Asbury Park Press, July 5, 2013
If you proudly buy locally grown vegetables for your stew, why not buy a U.S.-made slow cooker to cook them in?
You should, say Vincent Vittorio and Nathaniel Thomas McGill. And that idea is the core of the pair’s new documentary, American Made Movie. It’s a by-now-familiar film about the decline of American manufacturing and its impact on communities — but with a twist.
Instead of relying on trade barriers to protect manufacturing jobs, the film argues, Americans can tap into the same pride of place and craftsmanship farmers have used to fuel the movement toward locally grown food. Just as people will pay an extra $1 a pound for organic strawberries, Vittorio and McGill say the path to healthier U.S. manufacturing runs through persuading people to buy a $35 U.S.-made slow cooker even when a $25 import is available.
“Protectionism can be Republican or Democratic, and we weren’t out to make that kind of film,” Vittorio said. “Politics is always uncertain, but the role consumers play in the economy never changes.”
In a sense, the film, whose promotional tour begins today in suburban Atlanta, proposes a nationwide version of support-small-business campaigns that cities have run for years.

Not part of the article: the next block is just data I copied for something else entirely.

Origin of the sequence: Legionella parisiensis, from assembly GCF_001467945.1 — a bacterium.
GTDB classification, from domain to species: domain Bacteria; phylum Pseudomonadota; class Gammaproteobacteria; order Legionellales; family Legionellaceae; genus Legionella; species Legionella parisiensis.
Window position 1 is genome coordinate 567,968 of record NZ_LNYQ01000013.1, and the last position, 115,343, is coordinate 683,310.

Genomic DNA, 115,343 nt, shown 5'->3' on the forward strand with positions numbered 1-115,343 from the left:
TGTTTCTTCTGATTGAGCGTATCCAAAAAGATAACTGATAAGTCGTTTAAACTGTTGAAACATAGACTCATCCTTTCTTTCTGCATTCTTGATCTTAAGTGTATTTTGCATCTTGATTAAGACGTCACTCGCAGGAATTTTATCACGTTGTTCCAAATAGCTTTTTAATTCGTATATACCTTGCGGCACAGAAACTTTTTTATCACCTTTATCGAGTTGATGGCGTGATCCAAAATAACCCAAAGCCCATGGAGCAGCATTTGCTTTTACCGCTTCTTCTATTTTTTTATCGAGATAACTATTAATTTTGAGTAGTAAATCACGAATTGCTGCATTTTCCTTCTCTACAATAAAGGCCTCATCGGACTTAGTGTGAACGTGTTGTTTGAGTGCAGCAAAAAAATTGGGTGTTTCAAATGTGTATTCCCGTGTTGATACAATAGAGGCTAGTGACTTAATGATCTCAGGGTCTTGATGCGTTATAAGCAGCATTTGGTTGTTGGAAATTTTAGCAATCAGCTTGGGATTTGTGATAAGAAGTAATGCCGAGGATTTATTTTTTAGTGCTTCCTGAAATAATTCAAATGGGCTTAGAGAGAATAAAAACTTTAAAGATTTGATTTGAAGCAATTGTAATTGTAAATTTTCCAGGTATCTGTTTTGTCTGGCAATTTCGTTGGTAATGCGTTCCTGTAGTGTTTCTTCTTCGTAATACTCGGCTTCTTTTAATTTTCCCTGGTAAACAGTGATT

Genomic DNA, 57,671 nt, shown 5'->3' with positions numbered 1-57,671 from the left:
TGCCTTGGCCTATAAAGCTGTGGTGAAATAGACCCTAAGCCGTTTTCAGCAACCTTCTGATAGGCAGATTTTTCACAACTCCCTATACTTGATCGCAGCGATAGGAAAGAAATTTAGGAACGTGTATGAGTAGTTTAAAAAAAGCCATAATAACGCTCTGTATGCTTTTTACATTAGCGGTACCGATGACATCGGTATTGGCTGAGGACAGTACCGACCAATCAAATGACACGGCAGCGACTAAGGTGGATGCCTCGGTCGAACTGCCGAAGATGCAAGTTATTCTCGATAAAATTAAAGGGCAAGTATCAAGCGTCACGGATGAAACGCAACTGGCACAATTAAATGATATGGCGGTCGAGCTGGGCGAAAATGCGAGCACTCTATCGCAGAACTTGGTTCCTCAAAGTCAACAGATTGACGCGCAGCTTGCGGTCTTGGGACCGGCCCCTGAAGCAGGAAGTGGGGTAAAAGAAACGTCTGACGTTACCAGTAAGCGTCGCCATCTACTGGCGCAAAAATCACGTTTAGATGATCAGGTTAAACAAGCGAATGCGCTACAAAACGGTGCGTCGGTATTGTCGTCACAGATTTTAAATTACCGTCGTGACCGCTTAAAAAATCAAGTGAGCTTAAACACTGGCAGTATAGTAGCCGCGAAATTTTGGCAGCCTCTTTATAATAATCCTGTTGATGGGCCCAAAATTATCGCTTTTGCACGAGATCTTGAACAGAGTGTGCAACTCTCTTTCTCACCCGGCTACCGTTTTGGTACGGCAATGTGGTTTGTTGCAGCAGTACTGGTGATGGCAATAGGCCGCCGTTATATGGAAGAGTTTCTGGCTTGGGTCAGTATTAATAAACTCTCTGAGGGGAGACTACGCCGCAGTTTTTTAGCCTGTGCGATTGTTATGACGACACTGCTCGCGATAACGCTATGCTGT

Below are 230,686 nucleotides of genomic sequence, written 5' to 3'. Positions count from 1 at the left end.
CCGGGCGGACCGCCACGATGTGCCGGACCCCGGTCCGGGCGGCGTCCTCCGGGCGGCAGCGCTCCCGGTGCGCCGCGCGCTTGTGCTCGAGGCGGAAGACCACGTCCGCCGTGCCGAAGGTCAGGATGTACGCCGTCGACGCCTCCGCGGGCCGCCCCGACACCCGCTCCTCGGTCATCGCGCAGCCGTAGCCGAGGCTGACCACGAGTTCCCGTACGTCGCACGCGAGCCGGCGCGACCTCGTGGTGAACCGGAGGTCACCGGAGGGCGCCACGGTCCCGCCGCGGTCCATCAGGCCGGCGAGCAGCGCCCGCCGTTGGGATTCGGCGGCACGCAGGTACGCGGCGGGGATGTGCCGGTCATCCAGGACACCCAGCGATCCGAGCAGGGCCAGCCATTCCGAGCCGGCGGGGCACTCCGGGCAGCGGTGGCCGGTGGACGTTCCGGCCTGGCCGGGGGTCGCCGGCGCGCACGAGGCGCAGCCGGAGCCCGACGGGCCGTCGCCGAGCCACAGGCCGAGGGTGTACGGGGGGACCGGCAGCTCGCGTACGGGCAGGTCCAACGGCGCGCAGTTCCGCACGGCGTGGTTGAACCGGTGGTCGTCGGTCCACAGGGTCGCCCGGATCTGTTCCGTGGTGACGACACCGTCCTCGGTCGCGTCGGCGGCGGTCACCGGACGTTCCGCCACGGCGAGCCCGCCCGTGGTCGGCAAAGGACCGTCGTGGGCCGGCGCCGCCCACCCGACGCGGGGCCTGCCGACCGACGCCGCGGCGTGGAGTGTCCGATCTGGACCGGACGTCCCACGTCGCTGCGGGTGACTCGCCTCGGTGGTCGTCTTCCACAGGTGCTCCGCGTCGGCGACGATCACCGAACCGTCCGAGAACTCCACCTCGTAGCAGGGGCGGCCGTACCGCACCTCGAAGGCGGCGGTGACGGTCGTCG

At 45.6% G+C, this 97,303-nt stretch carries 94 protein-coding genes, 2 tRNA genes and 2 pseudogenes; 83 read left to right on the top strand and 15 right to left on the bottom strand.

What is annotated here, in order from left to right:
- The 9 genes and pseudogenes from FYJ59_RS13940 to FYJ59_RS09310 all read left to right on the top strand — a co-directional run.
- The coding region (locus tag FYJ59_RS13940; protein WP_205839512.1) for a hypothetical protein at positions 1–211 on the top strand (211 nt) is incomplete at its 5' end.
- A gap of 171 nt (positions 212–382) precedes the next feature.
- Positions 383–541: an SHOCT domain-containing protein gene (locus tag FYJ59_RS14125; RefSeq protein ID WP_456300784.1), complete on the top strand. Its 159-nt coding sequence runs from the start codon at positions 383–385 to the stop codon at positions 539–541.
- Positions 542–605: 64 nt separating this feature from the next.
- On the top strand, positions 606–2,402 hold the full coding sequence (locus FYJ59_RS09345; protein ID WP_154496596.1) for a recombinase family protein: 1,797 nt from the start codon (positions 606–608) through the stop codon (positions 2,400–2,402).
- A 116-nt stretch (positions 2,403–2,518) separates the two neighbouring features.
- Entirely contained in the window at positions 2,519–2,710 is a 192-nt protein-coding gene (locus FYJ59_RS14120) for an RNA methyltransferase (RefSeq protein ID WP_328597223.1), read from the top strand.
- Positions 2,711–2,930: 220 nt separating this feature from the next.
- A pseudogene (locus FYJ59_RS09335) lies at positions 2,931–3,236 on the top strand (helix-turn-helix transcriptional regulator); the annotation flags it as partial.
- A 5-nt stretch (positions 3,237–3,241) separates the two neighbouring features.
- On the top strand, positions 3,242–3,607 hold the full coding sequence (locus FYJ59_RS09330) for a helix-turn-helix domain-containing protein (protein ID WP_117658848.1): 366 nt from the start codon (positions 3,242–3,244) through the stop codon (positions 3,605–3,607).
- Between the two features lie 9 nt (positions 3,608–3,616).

The filmmakers’ idea has elements of everything from American Express’ Small Business Saturdays campaign to the “Keep Austin Weird” slogan of the Austin Independent Business Alliance, which urges Texans to patronize more-creative local bookstores, ice cream shops and other businesses competing with chains.
Research suggests that small-business and buy-local campaigns do work. In a survey of almost 2,400 small businesses, sales grew almost twice as fast last year for small businesses in communities with buy-local campaigns, the Institute for Local Self-Reliance reported in February. Buy-local communities saw small business grow 8.6 percent on average, compared with 3.4 percent for other communities, the survey said.
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